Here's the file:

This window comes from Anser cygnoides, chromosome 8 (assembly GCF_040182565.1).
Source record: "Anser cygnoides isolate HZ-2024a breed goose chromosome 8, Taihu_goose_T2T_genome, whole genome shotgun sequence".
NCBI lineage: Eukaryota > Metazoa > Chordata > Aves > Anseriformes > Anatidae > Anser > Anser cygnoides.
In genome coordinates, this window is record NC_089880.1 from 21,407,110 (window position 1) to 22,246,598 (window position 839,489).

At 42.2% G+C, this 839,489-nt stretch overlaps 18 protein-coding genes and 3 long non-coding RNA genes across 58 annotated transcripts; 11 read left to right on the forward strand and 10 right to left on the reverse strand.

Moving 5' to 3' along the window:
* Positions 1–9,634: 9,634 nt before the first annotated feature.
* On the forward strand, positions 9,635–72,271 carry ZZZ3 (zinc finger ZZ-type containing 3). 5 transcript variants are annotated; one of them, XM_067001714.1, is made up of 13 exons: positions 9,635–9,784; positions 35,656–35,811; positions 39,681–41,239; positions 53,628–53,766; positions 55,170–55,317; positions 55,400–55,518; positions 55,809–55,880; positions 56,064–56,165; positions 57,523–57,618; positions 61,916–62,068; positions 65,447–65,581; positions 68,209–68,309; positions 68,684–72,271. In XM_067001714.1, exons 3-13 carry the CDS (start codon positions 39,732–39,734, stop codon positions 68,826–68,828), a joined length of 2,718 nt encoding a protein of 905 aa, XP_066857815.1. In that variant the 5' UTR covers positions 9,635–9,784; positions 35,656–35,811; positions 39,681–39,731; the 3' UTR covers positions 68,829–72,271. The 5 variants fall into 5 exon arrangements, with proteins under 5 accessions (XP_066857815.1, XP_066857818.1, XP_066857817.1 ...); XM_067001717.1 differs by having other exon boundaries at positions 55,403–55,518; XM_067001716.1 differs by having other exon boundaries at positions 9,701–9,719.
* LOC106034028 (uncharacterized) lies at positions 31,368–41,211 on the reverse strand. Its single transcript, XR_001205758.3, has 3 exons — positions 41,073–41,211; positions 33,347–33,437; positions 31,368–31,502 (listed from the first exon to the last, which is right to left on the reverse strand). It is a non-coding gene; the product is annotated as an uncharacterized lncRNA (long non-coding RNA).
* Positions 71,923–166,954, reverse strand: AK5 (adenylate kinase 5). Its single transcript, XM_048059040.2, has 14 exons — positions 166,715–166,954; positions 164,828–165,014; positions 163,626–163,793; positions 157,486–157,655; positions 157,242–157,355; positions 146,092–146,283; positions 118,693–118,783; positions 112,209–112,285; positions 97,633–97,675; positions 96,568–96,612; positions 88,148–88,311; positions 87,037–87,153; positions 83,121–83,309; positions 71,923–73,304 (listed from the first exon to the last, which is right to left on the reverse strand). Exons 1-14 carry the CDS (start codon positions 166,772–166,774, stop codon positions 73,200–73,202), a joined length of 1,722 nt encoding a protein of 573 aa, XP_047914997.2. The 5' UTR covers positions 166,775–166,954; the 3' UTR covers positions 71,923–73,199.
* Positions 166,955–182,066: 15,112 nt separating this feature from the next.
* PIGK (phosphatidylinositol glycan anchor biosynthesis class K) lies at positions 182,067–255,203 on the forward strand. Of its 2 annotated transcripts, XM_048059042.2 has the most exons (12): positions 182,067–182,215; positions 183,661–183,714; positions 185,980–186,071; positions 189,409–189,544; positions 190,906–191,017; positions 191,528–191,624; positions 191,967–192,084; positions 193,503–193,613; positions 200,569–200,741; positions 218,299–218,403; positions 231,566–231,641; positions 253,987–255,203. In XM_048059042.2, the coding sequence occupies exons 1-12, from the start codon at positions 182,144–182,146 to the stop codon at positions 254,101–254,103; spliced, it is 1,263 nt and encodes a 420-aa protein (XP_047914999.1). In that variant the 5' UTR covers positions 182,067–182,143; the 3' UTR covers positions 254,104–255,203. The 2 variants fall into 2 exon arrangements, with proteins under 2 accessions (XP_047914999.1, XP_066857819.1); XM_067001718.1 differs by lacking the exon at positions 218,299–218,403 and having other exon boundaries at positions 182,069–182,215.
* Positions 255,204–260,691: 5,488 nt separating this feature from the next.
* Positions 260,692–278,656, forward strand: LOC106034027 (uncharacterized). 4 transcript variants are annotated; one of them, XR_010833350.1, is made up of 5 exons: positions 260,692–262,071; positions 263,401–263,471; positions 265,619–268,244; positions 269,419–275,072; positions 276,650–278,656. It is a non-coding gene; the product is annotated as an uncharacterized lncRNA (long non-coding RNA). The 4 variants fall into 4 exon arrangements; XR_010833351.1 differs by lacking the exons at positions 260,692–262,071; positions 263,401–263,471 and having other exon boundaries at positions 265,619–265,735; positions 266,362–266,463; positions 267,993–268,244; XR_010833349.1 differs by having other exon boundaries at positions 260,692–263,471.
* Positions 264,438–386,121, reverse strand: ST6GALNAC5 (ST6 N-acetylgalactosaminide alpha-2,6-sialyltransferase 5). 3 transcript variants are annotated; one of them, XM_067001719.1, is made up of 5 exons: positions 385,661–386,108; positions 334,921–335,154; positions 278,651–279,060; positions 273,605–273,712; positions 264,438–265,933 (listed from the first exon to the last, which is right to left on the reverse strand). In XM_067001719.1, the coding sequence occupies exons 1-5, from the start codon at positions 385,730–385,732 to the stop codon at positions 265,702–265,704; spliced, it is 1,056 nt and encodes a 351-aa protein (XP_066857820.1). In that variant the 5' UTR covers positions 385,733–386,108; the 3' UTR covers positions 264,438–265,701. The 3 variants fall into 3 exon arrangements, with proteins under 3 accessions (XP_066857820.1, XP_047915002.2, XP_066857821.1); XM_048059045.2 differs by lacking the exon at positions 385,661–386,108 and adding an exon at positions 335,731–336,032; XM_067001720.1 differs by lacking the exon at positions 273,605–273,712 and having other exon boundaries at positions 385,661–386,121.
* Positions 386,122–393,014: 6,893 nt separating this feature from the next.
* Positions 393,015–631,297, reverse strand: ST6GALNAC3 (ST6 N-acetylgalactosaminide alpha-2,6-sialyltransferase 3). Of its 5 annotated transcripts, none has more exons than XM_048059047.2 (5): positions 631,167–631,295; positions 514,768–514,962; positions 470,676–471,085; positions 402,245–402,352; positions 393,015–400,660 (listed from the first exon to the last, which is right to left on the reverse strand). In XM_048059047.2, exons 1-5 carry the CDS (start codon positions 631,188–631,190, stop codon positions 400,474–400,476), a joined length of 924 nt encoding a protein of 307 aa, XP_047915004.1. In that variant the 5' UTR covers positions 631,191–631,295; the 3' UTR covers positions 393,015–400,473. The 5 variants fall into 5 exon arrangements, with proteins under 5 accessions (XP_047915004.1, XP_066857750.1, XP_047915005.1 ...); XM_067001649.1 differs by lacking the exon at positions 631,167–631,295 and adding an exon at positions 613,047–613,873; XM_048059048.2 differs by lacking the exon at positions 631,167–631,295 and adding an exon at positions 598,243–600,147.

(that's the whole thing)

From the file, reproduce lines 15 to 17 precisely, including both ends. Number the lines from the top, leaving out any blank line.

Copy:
* Positions 264,438–386,121, reverse strand: ST6GALNAC5 (ST6 N-acetylgalactosaminide alpha-2,6-sialyltransferase 5). 3 transcript variants are annotated; one of them, XM_067001719.1, is made up of 5 exons: positions 385,661–386,108; positions 334,921–335,154; positions 278,651–279,060; positions 273,605–273,712; positions 264,438–265,933 (listed from the first exon to the last, which is right to left on the reverse strand). In XM_067001719.1, the coding sequence occupies exons 1-5, from the start codon at positions 385,730–385,732 to the stop codon at positions 265,702–265,704; spliced, it is 1,056 nt and encodes a 351-aa protein (XP_066857820.1). In that variant the 5' UTR covers positions 385,733–386,108; the 3' UTR covers positions 264,438–265,701. The 3 variants fall into 3 exon arrangements, with proteins under 3 accessions (XP_066857820.1, XP_047915002.2, XP_066857821.1); XM_048059045.2 differs by lacking the exon at positions 385,661–386,108 and adding an exon at positions 335,731–336,032; XM_067001720.1 differs by lacking the exon at positions 273,605–273,712 and having other exon boundaries at positions 385,661–386,121.
* Positions 386,122–393,014: 6,893 nt separating this feature from the next.
* Positions 393,015–631,297, reverse strand: ST6GALNAC3 (ST6 N-acetylgalactosaminide alpha-2,6-sialyltransferase 3). Of its 5 annotated transcripts, none has more exons than XM_048059047.2 (5): positions 631,167–631,295; positions 514,768–514,962; positions 470,676–471,085; positions 402,245–402,352; positions 393,015–400,660 (listed from the first exon to the last, which is right to left on the reverse strand). In XM_048059047.2, exons 1-5 carry the CDS (start codon positions 631,188–631,190, stop codon positions 400,474–400,476), a joined length of 924 nt encoding a protein of 307 aa, XP_047915004.1. In that variant the 5' UTR covers positions 631,191–631,295; the 3' UTR covers positions 393,015–400,473. The 5 variants fall into 5 exon arrangements, with proteins under 5 accessions (XP_047915004.1, XP_066857750.1, XP_047915005.1 ...); XM_067001649.1 differs by lacking the exon at positions 631,167–631,295 and adding an exon at positions 613,047–613,873; XM_048059048.2 differs by lacking the exon at positions 631,167–631,295 and adding an exon at positions 598,243–600,147.